Evelyn Waugh (28 October 1903 – 10 April 1966) was an English writer of novels, travel books and biographies. His best-known works include his early satires Decline and Fall (1928) and A Handful of Dust (1934), and his novel Brideshead Revisited (1945). Waugh is widely recognised as one of the great prose stylists of the 20th century.
Waugh died in 1966, but his reputation has never slumped. His books are kept in print and there is every sign that he will become a classic of our prose. […] no general history of the twentieth-century English novel can omit him.
Things going wrong showed that Waugh was right, particularly to have become a Roman Catholic, since the Church was the only means to acceptance of the offer of redemption, the only way out.
It is precisely this distinction between idea and experience that fascinated Waugh. In his novels, actuality always proves too slippery and upsetting for the intellectual categories that had once seemed to make sense of it.
Waugh frequently, and increasingly, insisted that his Catholic faith was crucial for understanding his approach to life and, especially from Brideshead Revisited on, his themes and conceptions of character.
Though from the time he went up to Oxford Evelyn Waugh learned to prefer faster, smarter, and more wordily company than he knew at home, and so escaped his parents' world as quickly as he could, he never denied or sought to exaggerate his background. Nor despite the myriad accusations of snobbery that would be directed against him - and much posturing on Waugh's part contrived to invite such accusations - did he ever seek to mask that his income derived entirely from from he liked to call the 'family business'.
In fact, the mythology of Waugh's ogreish temperament was something largely constructed, with his help, through the popular press.
Evelyn Waugh’s literary contribution to modern culture is immense – memorable novels, insightful travel writing, perceptive journalism – but his greatest legacy is that he wrote stylish prose. He put down biting satire in Decline and Fall, Vile Bodies and A Handful of Dust, wrote elegantly about World War II in his Sword of Honour trilogy of novels and managed to single-handedly create nostalgia for the fading British nobility in Brideshead Revisited.
“The father-and-son relationship provides one of the central themes of his fiction, running, almost obsessively through every book,” Alexander Waugh writes of his grandfather’s work. “But not until his last novel does the reader get to witness a father-son relationship that is even partially successful..."
Evelyn [Waugh] suffered from a melancholia of Johnsonian proportions, and he found life so terribly boring he could hardly endure from day to day; he was often ill, seldom completely well; he was the only person I have ever known who seemed sincerely to long for death; he was terrifying to a stranger, merciless to a friend; but it is true that his house and life revolved round jokes; ver, very funny jokes.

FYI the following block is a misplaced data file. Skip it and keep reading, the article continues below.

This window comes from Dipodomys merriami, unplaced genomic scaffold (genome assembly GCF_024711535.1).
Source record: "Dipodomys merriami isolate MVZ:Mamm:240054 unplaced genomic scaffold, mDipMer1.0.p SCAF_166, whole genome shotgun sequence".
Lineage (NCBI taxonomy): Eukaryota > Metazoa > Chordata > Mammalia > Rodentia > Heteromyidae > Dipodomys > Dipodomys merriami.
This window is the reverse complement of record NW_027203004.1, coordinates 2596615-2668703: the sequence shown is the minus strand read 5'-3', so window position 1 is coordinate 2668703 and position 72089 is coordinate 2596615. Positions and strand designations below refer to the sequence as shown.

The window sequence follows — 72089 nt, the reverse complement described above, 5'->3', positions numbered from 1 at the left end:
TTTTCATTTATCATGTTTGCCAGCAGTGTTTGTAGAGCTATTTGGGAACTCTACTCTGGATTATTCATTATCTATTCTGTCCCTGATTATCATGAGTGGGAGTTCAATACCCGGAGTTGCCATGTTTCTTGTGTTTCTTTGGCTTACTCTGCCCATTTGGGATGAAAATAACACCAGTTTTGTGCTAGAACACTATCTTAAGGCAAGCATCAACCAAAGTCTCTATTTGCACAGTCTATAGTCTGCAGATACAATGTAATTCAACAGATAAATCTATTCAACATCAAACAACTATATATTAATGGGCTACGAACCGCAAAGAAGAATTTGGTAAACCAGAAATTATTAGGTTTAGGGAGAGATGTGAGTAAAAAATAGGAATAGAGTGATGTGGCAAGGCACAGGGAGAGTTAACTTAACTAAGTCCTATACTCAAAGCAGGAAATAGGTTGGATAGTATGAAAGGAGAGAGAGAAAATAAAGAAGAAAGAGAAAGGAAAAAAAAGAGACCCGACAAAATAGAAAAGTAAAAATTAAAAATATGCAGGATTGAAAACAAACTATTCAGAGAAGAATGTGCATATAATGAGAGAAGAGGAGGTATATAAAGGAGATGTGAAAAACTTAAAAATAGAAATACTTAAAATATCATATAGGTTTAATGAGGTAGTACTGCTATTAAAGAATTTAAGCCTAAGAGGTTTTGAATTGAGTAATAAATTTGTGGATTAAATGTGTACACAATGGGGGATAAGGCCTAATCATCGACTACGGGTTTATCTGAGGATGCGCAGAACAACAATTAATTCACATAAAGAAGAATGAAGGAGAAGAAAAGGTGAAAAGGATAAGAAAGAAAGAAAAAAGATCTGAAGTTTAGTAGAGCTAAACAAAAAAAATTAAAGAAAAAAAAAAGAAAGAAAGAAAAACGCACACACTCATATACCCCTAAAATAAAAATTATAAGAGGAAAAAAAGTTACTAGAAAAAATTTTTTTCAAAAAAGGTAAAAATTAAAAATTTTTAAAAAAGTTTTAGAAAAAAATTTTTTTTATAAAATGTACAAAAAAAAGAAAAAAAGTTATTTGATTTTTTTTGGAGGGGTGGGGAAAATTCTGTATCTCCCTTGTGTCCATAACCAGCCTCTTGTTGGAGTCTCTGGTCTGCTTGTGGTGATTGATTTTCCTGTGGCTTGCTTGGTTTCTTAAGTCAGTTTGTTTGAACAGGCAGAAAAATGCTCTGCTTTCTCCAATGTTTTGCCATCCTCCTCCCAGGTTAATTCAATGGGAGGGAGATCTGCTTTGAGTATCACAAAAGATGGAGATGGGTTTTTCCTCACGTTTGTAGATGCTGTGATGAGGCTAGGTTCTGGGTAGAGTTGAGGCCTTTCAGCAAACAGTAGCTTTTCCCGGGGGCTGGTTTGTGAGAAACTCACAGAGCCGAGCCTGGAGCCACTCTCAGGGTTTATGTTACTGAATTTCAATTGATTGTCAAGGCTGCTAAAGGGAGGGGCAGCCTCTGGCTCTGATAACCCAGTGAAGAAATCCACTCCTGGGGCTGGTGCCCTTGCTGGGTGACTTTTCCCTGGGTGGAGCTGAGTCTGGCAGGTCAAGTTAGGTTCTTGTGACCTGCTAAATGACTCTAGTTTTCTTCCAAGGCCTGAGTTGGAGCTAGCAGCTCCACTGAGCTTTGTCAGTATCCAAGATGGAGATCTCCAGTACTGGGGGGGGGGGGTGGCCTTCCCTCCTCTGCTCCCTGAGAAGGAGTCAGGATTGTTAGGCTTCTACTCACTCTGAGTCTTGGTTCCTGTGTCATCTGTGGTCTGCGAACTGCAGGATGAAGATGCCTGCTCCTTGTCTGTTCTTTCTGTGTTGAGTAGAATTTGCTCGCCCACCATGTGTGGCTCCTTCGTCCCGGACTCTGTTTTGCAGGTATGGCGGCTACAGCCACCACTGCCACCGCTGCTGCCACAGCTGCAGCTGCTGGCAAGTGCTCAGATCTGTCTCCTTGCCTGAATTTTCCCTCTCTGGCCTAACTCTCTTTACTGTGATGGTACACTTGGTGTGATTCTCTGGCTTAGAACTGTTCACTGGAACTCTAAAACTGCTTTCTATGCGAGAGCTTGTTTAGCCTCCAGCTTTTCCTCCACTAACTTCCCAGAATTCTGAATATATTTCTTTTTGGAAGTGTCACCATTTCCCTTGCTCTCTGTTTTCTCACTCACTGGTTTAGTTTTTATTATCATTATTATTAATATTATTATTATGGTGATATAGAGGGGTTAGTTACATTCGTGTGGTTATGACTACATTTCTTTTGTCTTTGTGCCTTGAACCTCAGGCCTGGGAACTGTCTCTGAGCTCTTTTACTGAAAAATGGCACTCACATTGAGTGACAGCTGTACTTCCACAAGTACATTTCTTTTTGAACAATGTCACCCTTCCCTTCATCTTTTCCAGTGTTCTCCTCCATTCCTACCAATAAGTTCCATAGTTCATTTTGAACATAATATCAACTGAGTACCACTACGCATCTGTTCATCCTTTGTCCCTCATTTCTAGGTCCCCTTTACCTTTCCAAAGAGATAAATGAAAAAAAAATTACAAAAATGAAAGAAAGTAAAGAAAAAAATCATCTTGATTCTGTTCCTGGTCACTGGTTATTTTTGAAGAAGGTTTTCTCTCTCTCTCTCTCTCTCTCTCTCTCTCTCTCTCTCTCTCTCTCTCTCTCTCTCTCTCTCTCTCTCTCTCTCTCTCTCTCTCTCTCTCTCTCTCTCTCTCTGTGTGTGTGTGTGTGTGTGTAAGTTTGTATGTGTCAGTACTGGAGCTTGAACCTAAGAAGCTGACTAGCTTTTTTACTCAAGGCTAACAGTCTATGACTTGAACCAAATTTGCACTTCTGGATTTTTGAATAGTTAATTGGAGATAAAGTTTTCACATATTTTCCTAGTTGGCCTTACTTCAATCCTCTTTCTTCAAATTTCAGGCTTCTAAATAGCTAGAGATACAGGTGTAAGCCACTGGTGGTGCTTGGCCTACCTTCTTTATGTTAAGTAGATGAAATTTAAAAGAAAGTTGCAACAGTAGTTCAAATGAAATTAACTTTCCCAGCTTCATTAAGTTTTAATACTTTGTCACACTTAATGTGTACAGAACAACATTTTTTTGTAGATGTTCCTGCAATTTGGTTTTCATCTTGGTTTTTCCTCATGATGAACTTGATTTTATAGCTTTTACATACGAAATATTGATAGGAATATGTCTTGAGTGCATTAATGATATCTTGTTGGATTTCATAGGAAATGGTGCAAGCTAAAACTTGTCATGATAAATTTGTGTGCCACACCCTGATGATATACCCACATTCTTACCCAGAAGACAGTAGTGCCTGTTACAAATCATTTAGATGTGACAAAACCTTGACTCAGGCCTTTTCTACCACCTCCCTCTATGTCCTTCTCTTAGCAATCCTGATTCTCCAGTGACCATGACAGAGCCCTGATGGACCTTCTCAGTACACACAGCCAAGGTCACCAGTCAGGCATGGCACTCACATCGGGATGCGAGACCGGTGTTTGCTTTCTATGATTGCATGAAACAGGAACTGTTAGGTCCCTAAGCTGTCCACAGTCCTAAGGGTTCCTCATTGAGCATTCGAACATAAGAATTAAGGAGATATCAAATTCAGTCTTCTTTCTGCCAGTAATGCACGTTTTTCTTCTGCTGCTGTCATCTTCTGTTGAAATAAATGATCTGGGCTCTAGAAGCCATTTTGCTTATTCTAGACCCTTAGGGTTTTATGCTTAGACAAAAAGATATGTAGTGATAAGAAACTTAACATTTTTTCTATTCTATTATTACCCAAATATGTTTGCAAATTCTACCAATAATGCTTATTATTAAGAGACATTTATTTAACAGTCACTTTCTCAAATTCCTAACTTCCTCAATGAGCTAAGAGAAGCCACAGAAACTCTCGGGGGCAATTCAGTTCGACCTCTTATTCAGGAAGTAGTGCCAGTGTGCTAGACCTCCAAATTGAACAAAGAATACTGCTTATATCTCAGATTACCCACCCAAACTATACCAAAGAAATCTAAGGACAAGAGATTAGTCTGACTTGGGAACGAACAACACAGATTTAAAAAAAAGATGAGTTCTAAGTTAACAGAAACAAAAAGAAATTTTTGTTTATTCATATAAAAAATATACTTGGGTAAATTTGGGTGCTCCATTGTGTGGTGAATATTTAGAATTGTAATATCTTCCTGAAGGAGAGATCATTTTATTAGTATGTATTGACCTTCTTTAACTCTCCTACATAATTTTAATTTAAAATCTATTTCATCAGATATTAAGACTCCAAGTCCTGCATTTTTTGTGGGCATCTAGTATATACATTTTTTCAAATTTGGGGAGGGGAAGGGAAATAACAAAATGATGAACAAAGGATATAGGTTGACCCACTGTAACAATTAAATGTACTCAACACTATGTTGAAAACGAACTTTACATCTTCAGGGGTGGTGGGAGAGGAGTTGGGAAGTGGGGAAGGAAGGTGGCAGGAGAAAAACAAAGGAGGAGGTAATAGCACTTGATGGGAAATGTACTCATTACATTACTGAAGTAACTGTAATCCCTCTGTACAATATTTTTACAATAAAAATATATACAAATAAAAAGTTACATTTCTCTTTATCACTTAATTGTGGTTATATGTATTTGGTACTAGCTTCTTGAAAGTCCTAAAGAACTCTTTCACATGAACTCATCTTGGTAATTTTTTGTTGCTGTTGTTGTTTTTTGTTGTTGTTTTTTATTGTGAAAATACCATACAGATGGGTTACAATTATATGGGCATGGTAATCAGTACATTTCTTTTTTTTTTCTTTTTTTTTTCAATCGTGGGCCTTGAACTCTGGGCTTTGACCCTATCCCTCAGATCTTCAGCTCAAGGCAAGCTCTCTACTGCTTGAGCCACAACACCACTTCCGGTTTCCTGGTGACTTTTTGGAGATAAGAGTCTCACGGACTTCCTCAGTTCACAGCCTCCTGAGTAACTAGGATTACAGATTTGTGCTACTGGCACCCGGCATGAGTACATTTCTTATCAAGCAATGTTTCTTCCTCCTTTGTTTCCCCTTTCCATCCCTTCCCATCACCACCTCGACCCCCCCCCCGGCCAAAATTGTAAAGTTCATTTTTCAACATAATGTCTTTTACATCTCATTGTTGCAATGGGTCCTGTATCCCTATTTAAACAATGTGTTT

Waugh also exaggerated the social trends of his day to what he imagined to be a satiric extreme. Young people are so sexually experienced that they're no longer even turned on by sex. Gossip becomes front-page news in all the papers, especially a report that the prime minister's daughter has presided over an orgy at No. 10 Downing Street.
The problem was that Waugh's exaggerations were outdated almost as soon as he wrote them.
Putting aside Conrad and Woolf, Waugh may be the greatest English novelist of the century. He was also, quite consciously and for reasons almost inseparable from his rebarbative genius, a great hack. ''The Complete Short Stories,'' 39 of them, include a half dozen that are notable, if not up to the novels; and another eight or so that are interesting failures, or interesting because they so closely prefigure or replay the novels.
The writer of some of the most deadly satire of his age, he crafted some of Western literature's premiere novels exploring the mysteries of faith and the truth of Christianity. William F. Buckley, Jr., considered him the twentieth century's "most finished writer of English prose" (Waugh himself suggested P. G. Wodehouse as the top candidate for that honor), and Russell Kirk declared that "in any good literary history of his time, he should loom nearly as large as T. S. Eliot."
Waugh completed his "Roman Catholic" novel, Brideshead Revisited, during the war, which was published in 1945. A marked departure from his previous satirical style, this novel was a deeply serious examination of the workings of faith and providence in the lives of members of an ancient Catholic family. Considered by some critics to be Waugh's finest work, it was regarded by others as overwritten and snobbish.
Evelyn Waugh was born in London, the son of a publisher. He attended Oxford University, but took little interest in academic life, leaving without a degree.